A performance evaluation system is a bit like the dentist’s wheel. Everyone knows it’s ultimately a good thing for all parties included — yet no one is too eager to face it.
You may have heard of many performance evaluation examples that failed to make a dent in an employee’s progress. In fact, according to Gallup, only 14% of employees strongly agree their performance reviews inspire them to improve. This can be because these evaluations offer no actionable results. Or because of the lack of more informal, frequent feedback throughout the year leaves employees jaded.
In any case, 14% is not good. Not for the employees, not for you (who spend all this time evaluating everyone) and not for the company.
Having an effective performance evaluation system in place can really make a difference. It improves team communication; it motivates your employees to keep striving for excellence; it facilitates overall growth. An effective system also helps weed out any “bad apples” faster — before their poor performance or behavior affects the whole organization.
How to build that system?
Consider this article your step-by-step guide. Because you know you can do better than 14%.
Eight tips for a good performance evaluation system
1. Review your current system
The first step to building anything is to take a look at your foundations. What does your current performance evaluation system look like?
It doesn’t matter if you don’t have a fully-fledged system in place — after all, that’s what this article is about. As Human Resources Manager at SILA, Payal Sondhi, writes in an Entrepreneur article, “reviewing what you already have helps build a better performance evaluation system.”
Just take a look at the pieces you already have and see what they’re actually doing for your company.
Take a note of things like:
- How often you evaluate employees
- How regular is the feedback you give them
- If there is any bias in the process
- If the evaluation helps them actually improve
Then, take a look at your objectives. What do you want your performance evaluation system to achieve? What are the corporate goals you want your employees to strive towards? How do you align your performance evaluation process to your company culture so that it doesn’t feel an awkward, alien process to people?
Once you have answers to these questions, you’ll be ready to get started with the next step.
Set performance measures
Even the best managers (and people) often have bias.
There are six kinds of bias that can come up during an employee’s evaluation, as Vice President of Employee Success at Reflektive, Rachel Ernst, writes in a Forbes article. These may be anything from contrast bias (comparing employees to one another) to recency bias (focusing only on recent performance).
To make sure unconscious bias is not sidetracking your performance evaluation goals, you need to set performance measures.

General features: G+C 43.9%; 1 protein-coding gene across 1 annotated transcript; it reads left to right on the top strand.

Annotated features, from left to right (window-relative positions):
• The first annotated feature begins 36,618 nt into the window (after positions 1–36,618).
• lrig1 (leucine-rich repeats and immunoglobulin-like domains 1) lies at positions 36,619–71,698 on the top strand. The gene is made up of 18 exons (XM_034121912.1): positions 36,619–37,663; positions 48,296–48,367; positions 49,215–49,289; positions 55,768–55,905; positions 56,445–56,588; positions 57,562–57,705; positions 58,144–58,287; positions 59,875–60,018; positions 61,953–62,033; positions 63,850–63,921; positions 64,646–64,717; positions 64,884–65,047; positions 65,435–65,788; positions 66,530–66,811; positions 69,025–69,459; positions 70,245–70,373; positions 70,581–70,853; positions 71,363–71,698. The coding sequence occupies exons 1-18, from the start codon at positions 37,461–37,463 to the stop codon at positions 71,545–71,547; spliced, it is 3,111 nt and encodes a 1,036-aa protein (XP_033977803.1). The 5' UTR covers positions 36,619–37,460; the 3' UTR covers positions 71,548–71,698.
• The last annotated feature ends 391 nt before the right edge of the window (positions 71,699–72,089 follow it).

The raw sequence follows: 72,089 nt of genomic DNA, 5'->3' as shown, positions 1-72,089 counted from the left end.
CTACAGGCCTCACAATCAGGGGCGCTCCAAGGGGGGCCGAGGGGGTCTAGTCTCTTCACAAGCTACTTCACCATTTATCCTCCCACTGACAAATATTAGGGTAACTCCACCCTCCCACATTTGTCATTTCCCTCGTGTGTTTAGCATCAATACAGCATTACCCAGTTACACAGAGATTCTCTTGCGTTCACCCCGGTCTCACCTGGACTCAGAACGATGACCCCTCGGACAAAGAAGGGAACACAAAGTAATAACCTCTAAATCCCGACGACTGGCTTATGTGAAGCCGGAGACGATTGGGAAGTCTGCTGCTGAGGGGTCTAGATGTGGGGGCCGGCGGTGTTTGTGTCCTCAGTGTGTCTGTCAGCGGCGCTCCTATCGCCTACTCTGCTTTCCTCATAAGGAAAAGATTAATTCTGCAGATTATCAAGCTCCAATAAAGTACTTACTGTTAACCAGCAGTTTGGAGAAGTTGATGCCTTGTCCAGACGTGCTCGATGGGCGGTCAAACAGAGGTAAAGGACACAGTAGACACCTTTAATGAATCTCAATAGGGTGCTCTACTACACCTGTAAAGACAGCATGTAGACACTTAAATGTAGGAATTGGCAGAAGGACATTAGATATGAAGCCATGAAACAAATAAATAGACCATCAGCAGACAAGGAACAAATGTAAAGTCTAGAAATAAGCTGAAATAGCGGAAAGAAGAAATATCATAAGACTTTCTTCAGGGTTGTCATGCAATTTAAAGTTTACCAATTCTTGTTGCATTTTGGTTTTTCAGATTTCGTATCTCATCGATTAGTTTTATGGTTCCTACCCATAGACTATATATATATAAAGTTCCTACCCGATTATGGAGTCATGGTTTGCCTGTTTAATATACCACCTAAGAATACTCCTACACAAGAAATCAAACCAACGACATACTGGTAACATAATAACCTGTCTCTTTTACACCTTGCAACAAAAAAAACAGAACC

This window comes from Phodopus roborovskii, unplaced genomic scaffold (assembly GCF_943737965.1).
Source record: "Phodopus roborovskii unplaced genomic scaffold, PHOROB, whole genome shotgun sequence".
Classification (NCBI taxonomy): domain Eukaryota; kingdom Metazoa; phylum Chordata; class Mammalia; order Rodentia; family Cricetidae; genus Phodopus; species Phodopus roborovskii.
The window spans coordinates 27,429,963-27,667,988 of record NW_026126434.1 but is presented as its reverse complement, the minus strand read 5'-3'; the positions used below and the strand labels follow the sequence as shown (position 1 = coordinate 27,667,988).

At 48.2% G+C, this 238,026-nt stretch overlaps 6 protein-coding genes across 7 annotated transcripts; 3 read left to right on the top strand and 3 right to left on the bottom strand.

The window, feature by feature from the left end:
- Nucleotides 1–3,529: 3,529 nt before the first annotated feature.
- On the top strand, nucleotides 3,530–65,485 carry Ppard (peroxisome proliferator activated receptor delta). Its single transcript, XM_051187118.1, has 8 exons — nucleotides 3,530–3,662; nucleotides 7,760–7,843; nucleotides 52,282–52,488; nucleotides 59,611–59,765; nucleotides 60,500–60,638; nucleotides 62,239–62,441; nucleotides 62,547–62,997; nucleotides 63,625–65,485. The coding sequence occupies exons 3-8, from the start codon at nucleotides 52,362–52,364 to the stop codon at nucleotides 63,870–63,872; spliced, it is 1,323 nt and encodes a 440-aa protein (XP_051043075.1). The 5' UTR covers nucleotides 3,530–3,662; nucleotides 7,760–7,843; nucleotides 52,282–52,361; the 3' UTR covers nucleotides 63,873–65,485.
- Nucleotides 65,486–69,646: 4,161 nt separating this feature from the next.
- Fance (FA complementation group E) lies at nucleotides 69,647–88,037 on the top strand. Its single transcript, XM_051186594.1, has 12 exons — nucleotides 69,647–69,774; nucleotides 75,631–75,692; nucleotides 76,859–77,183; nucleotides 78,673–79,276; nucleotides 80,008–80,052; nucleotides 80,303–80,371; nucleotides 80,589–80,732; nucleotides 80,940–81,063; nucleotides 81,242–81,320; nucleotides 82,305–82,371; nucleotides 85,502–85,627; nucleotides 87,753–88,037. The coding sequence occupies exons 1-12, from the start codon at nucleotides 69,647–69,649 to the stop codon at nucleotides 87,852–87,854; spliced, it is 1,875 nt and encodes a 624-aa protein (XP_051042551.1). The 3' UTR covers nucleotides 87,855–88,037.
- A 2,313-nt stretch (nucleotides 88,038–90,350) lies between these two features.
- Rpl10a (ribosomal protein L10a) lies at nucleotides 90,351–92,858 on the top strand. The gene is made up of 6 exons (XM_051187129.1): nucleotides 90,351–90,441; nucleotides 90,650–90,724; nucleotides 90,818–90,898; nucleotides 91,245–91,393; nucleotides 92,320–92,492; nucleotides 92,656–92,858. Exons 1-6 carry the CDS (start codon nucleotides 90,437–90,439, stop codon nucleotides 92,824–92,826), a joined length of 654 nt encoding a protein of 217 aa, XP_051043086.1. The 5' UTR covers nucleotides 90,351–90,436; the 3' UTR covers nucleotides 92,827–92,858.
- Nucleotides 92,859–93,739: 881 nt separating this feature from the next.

Performance measures are a set of rules that pinpoint how an employee should behave. These measures will of course differ based on your industry and on the employee’s particular role.
For example, if you’re evaluating a receptionist, a performance measure can be the number of calls they’ve allowed to ring more than three times before picking up. If you’re evaluating a sales manager, a performance measure can be how many client deals they’re closing per month.
Unsure what these measures should be in your employees’ case? Take a look at the original job description for that role and use those perimeters. This is usually a good place to start.
Of course, performance measures don’t show the whole picture. You can’t really measure attitude and soft skills — both of which are important aspects of an employee evaluation. But setting performance measures will at least give you the “bones” of your performance evaluation process.
Factor in employee training
You already know how important continuous training is to keep your employees engaged. And thanks to your LMS, you already have reports and records of everyone’s progress.
So why not take these reports into consideration in your performance evaluation process?
Sure, you’re evaluating employees based on how well they perform in their work, not based on how good a student they are. But reports from employee training can give you important insights into an employee’s engagement and character.
For example, have they attended all the live videoconferencing sessions? Have they finished their assignments on time? Have they applied what they learned into their everyday work? And have they exhibited curiosity and desire to learn more? This Training Industry article shows how identifying curious learners will help you make better overall evaluation decisions.
For legal reasons, though, you may need to mention in your training material that the course results may be used as part of future performance evaluations.
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Create a performance evaluation form
Now that you have an idea of the things you should be measuring, you should create a performance evaluation form. Evaluation forms should include things like:
- Job knowledge and skills (here you can input your insights from employee training)
- Quality and quantity of work (according to the performance measures you’ve set up)
- Attitude and habits (arriving late/early, likability with other colleagues, team spirit, etc.)
You should have different types of forms for different roles/levels of hierarchy. For example, a manager’s performance evaluation form should include things like:
- Ability to inspire others
- Ability to offer feedback
- Team performance
- Leadership skills